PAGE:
Turning to our generics business, we continue to make progress both operationally and on the R&D front in our generics division. We launched 11 new generic products during 2008, and we have already launched another two in 2009.

While we have had our share of high profile commodity product launches such as alendronate sodium, we have realized an important overall shift in our product mix towards higher margin products. Products such as clarithromycin Extended-Release, Galantamin Extended-Release, and transdermal fentanyl contributed significantly to our generics product sales and profitability this past year. And we expect to see continued strong contributions from these products throughout 2009.

A major operational success came in April last year with the OAI status being lifted from our Davie, Florida site. This allowed us to get additional and important new product approvals and launches from that facility, products such as omeprazole 40 mg Delayed-Release, on which we had 180 days of exclusivity, and potassium chloride or generic Micro-K. This facility is now performing well, and is preparing to meet the challenges for generic Micro-K as well as for generic Toprol XL, products which I will discuss in detail shortly.

We continue to make good progress on our Global Supply Chain Initiative and Operational Excellence programs. Product transfers from our Carmel, New York facility; to our Davie, Florida; Corona California; and, Delhi, India sites is ongoing. and we continue to meet or exceed all of our milestones. With the build out of our Goa facility near completion, product transfers to that site will increase in 2009. And we will begin to realize additional savings as each transfer is completed.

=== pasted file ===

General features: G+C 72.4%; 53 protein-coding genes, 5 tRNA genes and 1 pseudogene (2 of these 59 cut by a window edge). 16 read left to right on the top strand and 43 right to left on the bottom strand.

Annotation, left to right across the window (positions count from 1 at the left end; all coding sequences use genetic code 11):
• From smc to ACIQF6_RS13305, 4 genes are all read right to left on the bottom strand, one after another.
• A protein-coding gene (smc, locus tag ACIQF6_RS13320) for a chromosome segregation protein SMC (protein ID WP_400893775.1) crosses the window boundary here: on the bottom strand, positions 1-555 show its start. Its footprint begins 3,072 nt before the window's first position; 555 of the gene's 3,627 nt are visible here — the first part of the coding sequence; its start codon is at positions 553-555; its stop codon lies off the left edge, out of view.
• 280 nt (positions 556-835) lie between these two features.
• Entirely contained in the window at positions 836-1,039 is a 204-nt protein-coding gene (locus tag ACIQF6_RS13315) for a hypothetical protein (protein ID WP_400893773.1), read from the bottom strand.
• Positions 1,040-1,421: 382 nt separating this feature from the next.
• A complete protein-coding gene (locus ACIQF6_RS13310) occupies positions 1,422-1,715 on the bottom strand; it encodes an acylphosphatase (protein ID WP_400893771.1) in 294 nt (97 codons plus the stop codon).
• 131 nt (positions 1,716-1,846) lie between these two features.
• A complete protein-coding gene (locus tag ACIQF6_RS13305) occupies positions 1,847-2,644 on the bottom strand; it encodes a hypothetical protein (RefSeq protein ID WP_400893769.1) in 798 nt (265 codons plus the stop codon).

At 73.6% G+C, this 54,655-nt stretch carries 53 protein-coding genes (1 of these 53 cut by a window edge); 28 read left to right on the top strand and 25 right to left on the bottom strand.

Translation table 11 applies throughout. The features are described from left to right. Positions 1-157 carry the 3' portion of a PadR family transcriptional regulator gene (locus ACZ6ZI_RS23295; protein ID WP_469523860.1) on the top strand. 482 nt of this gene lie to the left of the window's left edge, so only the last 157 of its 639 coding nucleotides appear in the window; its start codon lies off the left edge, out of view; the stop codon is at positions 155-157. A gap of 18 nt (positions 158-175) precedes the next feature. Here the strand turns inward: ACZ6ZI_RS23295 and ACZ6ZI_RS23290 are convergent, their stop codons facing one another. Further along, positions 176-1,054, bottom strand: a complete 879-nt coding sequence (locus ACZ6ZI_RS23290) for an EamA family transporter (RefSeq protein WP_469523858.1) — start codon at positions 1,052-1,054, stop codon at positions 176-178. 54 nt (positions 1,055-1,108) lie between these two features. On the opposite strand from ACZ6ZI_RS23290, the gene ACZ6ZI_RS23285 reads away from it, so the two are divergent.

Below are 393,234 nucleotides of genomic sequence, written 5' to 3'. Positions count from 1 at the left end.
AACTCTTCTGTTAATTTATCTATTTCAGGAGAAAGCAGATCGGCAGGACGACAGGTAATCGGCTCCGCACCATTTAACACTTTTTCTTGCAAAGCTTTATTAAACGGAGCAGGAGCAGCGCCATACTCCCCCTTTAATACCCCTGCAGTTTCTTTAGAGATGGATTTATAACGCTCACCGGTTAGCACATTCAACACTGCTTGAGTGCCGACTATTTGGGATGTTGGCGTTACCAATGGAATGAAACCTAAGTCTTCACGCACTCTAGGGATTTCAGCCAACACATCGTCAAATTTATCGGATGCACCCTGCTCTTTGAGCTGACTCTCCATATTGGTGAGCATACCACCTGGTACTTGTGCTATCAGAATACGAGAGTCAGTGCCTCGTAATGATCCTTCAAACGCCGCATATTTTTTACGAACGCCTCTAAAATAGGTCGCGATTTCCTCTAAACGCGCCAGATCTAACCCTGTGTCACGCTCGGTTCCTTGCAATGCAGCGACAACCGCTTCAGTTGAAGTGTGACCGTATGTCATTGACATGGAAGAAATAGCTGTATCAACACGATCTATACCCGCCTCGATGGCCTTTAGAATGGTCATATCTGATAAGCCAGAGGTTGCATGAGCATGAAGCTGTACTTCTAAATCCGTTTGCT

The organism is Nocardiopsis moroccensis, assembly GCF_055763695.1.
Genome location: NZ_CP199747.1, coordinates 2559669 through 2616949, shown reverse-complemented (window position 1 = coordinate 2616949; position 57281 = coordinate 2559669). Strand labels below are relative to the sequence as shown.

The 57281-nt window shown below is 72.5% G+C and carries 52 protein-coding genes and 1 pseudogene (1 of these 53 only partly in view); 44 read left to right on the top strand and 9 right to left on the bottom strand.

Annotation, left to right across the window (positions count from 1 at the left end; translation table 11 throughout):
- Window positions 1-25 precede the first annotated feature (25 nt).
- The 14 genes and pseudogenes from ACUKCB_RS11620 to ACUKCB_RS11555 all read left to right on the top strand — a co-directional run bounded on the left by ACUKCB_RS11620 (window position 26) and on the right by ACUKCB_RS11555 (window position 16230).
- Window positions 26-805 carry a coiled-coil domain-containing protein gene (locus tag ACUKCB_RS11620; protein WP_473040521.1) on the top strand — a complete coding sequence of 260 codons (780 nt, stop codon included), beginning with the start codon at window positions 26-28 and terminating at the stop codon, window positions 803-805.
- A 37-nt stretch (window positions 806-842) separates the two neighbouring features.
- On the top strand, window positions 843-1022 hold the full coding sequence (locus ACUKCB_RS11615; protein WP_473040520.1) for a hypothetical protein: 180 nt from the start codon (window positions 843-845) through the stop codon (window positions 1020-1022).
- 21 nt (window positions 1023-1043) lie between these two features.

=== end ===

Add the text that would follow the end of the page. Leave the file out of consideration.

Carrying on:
Also, our Operational Excellence Initiative has been implemented and continues to be rolled out across our US facilities. Last year, we've realized approximately $20 million in sustainable cost reductions from Global – from the Global Supply Chain and Operational Excellence Initiatives, with more to be achieved in 2009.

On the R&D front, we made significant efforts in 2008 to realize – to rationalize our generics pipeline in order to create a stronger, more focused, and more profitable product portfolio. Today, we have approximately 60 ANDAs pending.

We are off to a quick start in 2009 in the generics business. We were able to leverage our financial strength to buy a series of products from Teva that were divested because of – because of their recent merger with Barr. Distribution of these products began in January. We launched Azurette, our generic version of Mircette in early January bolstering our strong generic oral contraceptive portfolio. We also have the launch of Mint Coated Nicotine Gum underway, and we expect to see more flavors of Gum approved as we progress through the year. So we’re starting out the year with continued momentum and with plenty of opportunities in front of us.